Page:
3. Gale J L, Tuffrey M, Falder P, Taylor-Robinson D. 1986; Fetal outcomes in mice infected with Chlamydia trachomatis . Oriel D. Chlamydial Infections. Cambridge University Press;384–387
    [Google Scholar]
  4. Harrison H R, Alexander E R, Weinstein L, Lewis M, Nash M, Sim D A. 1983; Cervical Chlamydia trachomatis and mycoplasmal infections in pregnancy: epidemiology and outcomes. Journal of the American Medical Association 250:1721–1727
    [Google Scholar]
  5. Heggie A D, Lumicao G G, Stuart L A, Gyves M T. 1981; Chlamydia trachomatis infection in mothers and infants. American Journal of Diseases of Children 135:507–511
    [Google Scholar]
  6. Kunimoto D, Brunham R C. 1985; Human immune response and Chlamydia trachomatis infection. Reviews of Infectious Diseases 7:665–673
    [Google Scholar]
  7. Kuo C-C. 1978; Cultures of Chlamydia trachomatis in mouse peritoneal macrophages: factors affecting organism growth. Infection and Immunity 20:439–445
    [Google Scholar]
  8. Manor E, Sarov I. 1986; Fate of Chlamydia trachomatis in human monocytes and monocyte-derived macrophages. Infection and Immunity 54:90–95
    [Google Scholar]
  9. Martin D H. 1982; Prematurity and perinatal mortality in pregnancies complicated by maternal Chlamydia trachomatis infections. Journal of the American Medical Association 247:1585–1588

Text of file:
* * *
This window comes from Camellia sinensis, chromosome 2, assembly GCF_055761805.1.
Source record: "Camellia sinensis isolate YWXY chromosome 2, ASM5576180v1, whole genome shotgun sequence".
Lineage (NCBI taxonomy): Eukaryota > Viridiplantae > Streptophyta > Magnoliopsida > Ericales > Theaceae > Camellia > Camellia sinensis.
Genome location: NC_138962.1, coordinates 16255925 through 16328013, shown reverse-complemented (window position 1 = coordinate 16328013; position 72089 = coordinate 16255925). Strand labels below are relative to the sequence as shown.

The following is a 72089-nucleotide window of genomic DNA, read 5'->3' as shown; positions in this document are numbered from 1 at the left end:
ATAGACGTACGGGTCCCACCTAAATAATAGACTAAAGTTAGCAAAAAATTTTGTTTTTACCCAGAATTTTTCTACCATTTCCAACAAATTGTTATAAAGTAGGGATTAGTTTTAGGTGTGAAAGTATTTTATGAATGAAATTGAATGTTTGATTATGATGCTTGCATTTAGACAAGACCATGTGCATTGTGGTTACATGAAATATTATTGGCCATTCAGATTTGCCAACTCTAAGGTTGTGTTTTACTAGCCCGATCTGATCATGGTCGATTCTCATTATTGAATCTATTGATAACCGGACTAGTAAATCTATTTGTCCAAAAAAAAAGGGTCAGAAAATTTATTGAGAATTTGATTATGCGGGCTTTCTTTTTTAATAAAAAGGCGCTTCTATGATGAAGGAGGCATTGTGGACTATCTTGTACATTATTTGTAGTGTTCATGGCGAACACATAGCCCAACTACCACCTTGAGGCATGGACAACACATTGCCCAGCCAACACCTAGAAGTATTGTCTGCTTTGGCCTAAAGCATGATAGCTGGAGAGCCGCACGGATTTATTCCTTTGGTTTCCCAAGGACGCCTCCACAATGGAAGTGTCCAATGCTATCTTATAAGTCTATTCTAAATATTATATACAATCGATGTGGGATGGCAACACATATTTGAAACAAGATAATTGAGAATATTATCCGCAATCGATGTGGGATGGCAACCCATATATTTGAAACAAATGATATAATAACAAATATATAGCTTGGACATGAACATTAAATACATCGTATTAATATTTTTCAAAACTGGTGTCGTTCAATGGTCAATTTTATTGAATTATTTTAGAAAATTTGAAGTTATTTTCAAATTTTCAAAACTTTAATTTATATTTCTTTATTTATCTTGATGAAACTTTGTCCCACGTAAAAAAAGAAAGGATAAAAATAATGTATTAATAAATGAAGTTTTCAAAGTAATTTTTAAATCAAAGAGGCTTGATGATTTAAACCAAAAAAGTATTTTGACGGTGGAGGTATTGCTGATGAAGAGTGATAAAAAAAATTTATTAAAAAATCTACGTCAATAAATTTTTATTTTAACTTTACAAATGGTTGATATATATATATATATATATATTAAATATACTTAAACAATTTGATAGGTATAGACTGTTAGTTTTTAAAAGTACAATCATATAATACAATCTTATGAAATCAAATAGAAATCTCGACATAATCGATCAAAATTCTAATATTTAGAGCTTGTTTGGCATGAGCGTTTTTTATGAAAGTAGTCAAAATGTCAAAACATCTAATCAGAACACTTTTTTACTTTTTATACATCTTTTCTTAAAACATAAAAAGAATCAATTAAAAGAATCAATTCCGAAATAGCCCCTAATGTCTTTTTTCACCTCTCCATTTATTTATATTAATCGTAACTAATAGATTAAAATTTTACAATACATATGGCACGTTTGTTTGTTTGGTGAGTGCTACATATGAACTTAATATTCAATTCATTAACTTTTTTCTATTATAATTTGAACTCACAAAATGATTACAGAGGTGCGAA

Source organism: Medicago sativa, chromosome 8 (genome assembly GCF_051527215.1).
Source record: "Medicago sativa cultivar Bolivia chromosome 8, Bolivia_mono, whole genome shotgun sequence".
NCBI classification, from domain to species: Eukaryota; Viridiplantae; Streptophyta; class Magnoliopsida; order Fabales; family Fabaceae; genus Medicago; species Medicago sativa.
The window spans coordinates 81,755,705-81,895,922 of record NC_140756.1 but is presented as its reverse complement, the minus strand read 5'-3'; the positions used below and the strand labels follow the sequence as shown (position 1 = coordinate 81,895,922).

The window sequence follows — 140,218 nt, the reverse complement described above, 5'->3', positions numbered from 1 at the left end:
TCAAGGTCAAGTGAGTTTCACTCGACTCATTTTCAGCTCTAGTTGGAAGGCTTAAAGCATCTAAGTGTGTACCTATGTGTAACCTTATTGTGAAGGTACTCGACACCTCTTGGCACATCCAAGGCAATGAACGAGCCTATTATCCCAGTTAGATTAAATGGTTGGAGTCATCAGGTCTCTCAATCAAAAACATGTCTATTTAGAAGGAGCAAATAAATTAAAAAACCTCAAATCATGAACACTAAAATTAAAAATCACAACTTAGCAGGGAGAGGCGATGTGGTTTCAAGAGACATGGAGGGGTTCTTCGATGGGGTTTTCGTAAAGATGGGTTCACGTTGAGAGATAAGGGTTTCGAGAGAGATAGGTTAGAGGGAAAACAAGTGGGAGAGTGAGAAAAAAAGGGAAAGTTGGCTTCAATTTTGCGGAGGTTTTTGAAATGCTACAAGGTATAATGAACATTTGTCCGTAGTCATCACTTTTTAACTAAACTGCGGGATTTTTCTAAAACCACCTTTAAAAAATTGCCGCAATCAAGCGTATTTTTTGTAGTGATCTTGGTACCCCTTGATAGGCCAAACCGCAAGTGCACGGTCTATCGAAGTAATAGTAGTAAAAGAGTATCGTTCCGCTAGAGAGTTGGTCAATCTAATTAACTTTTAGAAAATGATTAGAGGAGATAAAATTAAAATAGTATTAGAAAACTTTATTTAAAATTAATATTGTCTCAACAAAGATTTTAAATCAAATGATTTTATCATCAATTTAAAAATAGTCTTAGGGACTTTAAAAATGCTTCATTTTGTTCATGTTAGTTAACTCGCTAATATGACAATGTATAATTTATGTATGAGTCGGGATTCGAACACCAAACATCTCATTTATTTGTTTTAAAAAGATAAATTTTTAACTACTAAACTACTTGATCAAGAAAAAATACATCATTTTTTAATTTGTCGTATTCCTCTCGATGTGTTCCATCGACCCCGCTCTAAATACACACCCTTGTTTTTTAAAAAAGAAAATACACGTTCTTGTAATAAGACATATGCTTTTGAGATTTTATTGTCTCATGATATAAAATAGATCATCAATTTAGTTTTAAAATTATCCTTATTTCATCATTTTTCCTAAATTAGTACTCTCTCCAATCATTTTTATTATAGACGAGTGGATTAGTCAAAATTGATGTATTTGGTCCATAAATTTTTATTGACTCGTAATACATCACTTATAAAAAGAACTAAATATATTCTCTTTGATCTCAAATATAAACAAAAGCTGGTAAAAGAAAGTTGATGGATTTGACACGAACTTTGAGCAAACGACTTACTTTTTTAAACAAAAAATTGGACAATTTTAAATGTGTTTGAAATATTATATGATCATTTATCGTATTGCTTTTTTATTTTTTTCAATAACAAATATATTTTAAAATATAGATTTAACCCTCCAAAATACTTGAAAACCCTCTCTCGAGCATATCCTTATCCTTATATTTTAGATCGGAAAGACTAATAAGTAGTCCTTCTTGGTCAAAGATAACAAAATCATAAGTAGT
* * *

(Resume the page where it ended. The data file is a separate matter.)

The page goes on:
[Google Scholar]
  10. McLaren A, Michie D. 1959; Superpregnancy in the mouse. 1. Implantation arid foetal mortality after induced superovu-lation in females of various ages. Journal of Experimental Biology 36:281–300
    [Google Scholar]
  11. Munday P E. 1984; Spontaneous abortion—an infectious aetiology?. British Journal of Obstetrics and Gynaecology 91:1177–1180
    [Google Scholar]
  12. Rodolakis A. 1983; In vitro and in vivo properties of chemically induced temperature-sensitive mutants of Chlamydia psittaci var. ovis: screening in a murine model. Infection and Immunity 42:525–530
    [Google Scholar]
  13. Rothermel C D. 1985; Chlamydia and human monocytes; relationship between parasite growth and host cell differentiation. Abstractsof the Annual Meeting of the American Society of Microbiology. 30